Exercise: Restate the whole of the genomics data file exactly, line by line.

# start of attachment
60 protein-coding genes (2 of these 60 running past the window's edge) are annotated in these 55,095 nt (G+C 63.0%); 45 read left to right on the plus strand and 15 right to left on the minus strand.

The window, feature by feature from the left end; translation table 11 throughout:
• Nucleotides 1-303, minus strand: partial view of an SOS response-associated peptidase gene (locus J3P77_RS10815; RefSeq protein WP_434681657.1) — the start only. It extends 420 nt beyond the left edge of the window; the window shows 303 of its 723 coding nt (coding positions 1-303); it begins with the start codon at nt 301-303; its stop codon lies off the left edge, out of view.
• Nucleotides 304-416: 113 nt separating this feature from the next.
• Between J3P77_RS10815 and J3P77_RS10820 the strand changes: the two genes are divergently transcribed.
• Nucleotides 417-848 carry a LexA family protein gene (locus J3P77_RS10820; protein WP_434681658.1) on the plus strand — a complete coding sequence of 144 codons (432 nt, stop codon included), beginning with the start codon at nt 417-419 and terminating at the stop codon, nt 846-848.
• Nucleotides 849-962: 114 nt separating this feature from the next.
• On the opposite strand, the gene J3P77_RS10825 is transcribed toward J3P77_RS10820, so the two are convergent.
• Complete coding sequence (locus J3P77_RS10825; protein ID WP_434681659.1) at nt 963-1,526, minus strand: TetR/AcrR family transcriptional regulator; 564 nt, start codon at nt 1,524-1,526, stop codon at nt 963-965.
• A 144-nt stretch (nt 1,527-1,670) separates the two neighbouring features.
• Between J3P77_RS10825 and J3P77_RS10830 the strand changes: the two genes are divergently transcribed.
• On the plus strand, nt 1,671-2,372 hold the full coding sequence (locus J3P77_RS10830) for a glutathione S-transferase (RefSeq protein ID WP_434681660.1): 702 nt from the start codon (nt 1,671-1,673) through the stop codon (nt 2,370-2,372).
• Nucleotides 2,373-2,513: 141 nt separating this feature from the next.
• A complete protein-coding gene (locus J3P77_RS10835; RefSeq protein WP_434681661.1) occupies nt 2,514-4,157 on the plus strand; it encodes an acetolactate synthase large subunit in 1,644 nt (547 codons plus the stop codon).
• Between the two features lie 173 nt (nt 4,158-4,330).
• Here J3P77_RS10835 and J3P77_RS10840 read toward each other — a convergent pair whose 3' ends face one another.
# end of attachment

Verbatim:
60 protein-coding genes (2 of these 60 running past the window's edge) are annotated in these 55,095 nt (G+C 63.0%); 45 read left to right on the plus strand and 15 right to left on the minus strand.

The window, feature by feature from the left end; translation table 11 throughout:
• Nucleotides 1-303, minus strand: partial view of an SOS response-associated peptidase gene (locus J3P77_RS10815; RefSeq protein WP_434681657.1) — the start only. It extends 420 nt beyond the left edge of the window; the window shows 303 of its 723 coding nt (coding positions 1-303); it begins with the start codon at nt 301-303; its stop codon lies off the left edge, out of view.
• Nucleotides 304-416: 113 nt separating this feature from the next.
• Between J3P77_RS10815 and J3P77_RS10820 the strand changes: the two genes are divergently transcribed.
• Nucleotides 417-848 carry a LexA family protein gene (locus J3P77_RS10820; protein WP_434681658.1) on the plus strand — a complete coding sequence of 144 codons (432 nt, stop codon included), beginning with the start codon at nt 417-419 and terminating at the stop codon, nt 846-848.
• Nucleotides 849-962: 114 nt separating this feature from the next.
• On the opposite strand, the gene J3P77_RS10825 is transcribed toward J3P77_RS10820, so the two are convergent.
• Complete coding sequence (locus J3P77_RS10825; protein ID WP_434681659.1) at nt 963-1,526, minus strand: TetR/AcrR family transcriptional regulator; 564 nt, start codon at nt 1,524-1,526, stop codon at nt 963-965.
• A 144-nt stretch (nt 1,527-1,670) separates the two neighbouring features.
• Between J3P77_RS10825 and J3P77_RS10830 the strand changes: the two genes are divergently transcribed.
• On the plus strand, nt 1,671-2,372 hold the full coding sequence (locus J3P77_RS10830) for a glutathione S-transferase (RefSeq protein ID WP_434681660.1): 702 nt from the start codon (nt 1,671-1,673) through the stop codon (nt 2,370-2,372).
• Nucleotides 2,373-2,513: 141 nt separating this feature from the next.
• A complete protein-coding gene (locus J3P77_RS10835; RefSeq protein WP_434681661.1) occupies nt 2,514-4,157 on the plus strand; it encodes an acetolactate synthase large subunit in 1,644 nt (547 codons plus the stop codon).
• Between the two features lie 173 nt (nt 4,158-4,330).
• Here J3P77_RS10835 and J3P77_RS10840 read toward each other — a convergent pair whose 3' ends face one another.